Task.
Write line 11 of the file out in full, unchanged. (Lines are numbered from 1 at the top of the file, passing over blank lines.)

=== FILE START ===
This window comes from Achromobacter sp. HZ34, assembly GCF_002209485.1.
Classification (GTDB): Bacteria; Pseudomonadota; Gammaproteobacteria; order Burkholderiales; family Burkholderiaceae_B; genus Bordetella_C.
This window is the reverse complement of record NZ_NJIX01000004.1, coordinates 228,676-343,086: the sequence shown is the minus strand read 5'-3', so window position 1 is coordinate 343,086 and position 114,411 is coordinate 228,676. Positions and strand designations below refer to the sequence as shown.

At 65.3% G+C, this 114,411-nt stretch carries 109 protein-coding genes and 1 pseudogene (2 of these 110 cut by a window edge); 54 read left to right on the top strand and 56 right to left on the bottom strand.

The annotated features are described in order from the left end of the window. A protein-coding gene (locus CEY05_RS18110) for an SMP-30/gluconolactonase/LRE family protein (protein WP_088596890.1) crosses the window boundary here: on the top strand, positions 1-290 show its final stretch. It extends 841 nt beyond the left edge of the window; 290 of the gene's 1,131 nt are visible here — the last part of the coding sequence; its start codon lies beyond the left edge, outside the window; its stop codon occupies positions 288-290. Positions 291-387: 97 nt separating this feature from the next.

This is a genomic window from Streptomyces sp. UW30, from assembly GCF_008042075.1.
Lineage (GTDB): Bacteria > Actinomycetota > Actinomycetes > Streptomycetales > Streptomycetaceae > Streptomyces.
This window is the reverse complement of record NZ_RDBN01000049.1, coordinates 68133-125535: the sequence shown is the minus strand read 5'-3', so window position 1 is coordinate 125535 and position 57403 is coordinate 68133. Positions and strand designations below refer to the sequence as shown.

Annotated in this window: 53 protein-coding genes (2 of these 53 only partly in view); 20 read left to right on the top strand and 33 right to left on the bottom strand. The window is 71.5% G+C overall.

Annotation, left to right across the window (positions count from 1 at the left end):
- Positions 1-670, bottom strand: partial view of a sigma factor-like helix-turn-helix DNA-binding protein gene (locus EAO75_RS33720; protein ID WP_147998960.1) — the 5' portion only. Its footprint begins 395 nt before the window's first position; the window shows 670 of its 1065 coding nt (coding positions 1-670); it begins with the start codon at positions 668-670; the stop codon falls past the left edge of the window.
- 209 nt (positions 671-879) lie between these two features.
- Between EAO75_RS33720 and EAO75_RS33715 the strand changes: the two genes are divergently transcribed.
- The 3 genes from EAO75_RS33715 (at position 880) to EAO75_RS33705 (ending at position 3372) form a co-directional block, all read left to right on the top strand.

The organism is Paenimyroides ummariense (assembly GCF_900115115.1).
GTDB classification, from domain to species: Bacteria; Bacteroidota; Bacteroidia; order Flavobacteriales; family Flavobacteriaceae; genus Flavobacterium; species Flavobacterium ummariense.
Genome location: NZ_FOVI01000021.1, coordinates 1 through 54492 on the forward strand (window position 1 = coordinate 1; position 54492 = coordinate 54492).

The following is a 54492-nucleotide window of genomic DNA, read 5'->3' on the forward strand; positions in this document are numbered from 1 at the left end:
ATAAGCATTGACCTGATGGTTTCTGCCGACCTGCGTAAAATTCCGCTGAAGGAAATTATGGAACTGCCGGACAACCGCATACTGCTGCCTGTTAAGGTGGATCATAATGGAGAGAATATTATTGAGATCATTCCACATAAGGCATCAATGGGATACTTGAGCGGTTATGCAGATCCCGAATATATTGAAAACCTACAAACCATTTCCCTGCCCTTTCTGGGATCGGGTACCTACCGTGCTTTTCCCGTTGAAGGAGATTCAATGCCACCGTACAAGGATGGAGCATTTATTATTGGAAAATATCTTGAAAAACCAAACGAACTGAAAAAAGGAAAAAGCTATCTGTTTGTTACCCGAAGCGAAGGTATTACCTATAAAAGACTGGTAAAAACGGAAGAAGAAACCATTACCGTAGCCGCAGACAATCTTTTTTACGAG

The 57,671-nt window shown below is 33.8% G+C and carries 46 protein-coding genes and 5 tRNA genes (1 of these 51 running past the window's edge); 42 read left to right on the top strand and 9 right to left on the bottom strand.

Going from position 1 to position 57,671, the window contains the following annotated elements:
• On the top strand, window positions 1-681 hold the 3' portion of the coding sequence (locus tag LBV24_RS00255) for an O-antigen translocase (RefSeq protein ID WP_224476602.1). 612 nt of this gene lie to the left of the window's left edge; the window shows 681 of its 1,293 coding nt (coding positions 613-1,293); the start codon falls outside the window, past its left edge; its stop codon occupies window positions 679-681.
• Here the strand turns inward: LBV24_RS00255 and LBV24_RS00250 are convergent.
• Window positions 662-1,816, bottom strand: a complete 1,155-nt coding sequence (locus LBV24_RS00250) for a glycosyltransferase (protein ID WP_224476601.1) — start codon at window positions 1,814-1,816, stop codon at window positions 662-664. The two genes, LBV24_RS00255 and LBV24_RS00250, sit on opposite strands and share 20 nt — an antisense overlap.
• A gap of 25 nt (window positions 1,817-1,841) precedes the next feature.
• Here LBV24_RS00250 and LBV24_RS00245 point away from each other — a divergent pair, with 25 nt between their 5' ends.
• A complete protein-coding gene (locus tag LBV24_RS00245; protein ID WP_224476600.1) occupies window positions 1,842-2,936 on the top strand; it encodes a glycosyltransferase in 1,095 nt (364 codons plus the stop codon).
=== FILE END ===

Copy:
- Positions 1-670, bottom strand: partial view of a sigma factor-like helix-turn-helix DNA-binding protein gene (locus EAO75_RS33720; protein ID WP_147998960.1) — the 5' portion only. Its footprint begins 395 nt before the window's first position; the window shows 670 of its 1065 coding nt (coding positions 1-670); it begins with the start codon at positions 668-670; the stop codon falls past the left edge of the window.